June 2018 Newsletter  

Notes from the editor

Good day, fellow inspectors.  I know you’ve been eagerly awaiting the next newsletter. Actually, a newsletter was completed for January that Mike and I forgot to send out. (Oops.) Maybe that one will be sent next December as the content is more winter-oriented.   I was also told not to do an April 1 newsletter as a number of members almost cancelled their membership in the chapter after reading in last years April 1 newsletter that Mike had been removed from office for expropriating chapter funds (this was an April Fools issue, but I guess I the article was fairly convincing). 

In any case, Mike has provided probably all really valuable information in this newsletter (on the upcoming Fall Conference, to be held in Portland, Maine.  Apparently, David Rossinow has been reborn as (Bob Mulloy) Rossinow  by taking over the educational responsibilities of the chapter from Greg Boyd, and doing much of the planning for the conference.  Greg, I hate to admit, did an incredible job as last year’s educational chairman, but has now retired to fish and travel the world. (It’s a tough way to end up, isn’t it?)

Anyhow, thoughts on the current market…

I assume everyone is busy. We had better be as June is usually the busiest month I’ve found – and who knows what will come next with the economy and the real estate market.  Personally, I’m having a lousy year.  Although my central problem is my lack of marketing effort and poor phone coverage, I’ve been told by agents I work with that many if not most of their clients are waiving the inspection to get their offer accepted.

I know, I know. This is insane.  I could go on (and on) about this but I’d be preaching to the choir.  Perhaps we should exert our newly developed legislative muscle and have the state require home inspections. Fat chance.  I also find the ‘no negotiation’ situation annoying as it allows the sellers to be jerks and not do anything for the usually strung out first time buyers when adverse conditions are revealed.  (Seller: “Yes the house has termite damage and the heating system is failing but ‘screw you ’ to the buyer – I’ve got mine…”).   I’ve started to do inspections for homeowners who waived their inspection.  I think this is a good idea obviously, but let’s face it, I’m don’t have a purely objective motivation promoting these.  Still, its interesting how much the buyer can learn.  Getting people to part with money after they have closed, however, is not an easy proposition, so I’m not optimistic.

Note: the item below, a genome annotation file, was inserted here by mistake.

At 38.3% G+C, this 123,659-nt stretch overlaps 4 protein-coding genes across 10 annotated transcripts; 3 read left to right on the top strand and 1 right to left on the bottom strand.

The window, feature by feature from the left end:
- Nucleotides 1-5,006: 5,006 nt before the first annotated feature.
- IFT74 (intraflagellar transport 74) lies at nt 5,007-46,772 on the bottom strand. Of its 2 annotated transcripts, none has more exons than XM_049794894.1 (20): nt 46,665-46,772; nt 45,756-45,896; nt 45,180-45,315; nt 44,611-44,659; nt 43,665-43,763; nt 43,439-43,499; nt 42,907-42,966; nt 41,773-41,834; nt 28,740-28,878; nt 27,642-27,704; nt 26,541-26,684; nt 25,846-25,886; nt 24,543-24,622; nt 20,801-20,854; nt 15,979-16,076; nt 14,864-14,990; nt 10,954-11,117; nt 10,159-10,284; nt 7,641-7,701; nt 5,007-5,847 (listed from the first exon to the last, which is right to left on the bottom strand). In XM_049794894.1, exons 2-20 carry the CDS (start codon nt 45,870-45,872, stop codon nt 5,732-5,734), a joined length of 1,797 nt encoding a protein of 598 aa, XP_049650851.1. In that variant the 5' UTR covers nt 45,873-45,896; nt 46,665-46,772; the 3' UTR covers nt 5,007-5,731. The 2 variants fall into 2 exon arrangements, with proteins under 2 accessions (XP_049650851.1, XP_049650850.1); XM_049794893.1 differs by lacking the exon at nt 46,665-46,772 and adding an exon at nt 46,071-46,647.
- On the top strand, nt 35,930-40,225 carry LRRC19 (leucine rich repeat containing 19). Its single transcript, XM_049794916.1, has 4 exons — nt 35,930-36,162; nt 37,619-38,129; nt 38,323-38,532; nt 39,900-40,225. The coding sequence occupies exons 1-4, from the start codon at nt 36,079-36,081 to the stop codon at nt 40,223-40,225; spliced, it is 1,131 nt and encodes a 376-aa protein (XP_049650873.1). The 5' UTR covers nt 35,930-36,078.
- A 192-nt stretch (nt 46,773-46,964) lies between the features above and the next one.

On another tack, the Boston Globe had an interesting article that provided a warning for home buyers about sellers recording their conversations as they walk through the house.  Apparently, sellers with home security and monitoring systems are recording prospective buyers as they walk through to get an idea of how interested a buyer may be and how high they may be willing to go.  I’ve provided a link below.  My advice to a buyer would be to talk up the negatives while they are in the house. They could possibly have a conversation stating that any buyer of the property will have to do a complete make over, given the conditions present – but I don’t think it will matter much.   The link:


The Darwin Awards  (given to those whose stupid actions will remove them from the gene pool for future generations) has already been won – by me.  Did you know that, when setting a ladder up to a large limb you want to cut as it is shading your garden,  climbing up and chain sawing the outer half of the limb, that the release of this weight would cause the remaining trunk to violently spring up throwing the chainsaw, ladder, and wood-be logger backwards.  Who would’ve thought?   I will recover, but having a separated, possibly fractured ribs is one of the more painful things one can go through. (I’ve done it before).  You can’t do much except take lots of pain pills and try not to bend over – ever, until the bone resets.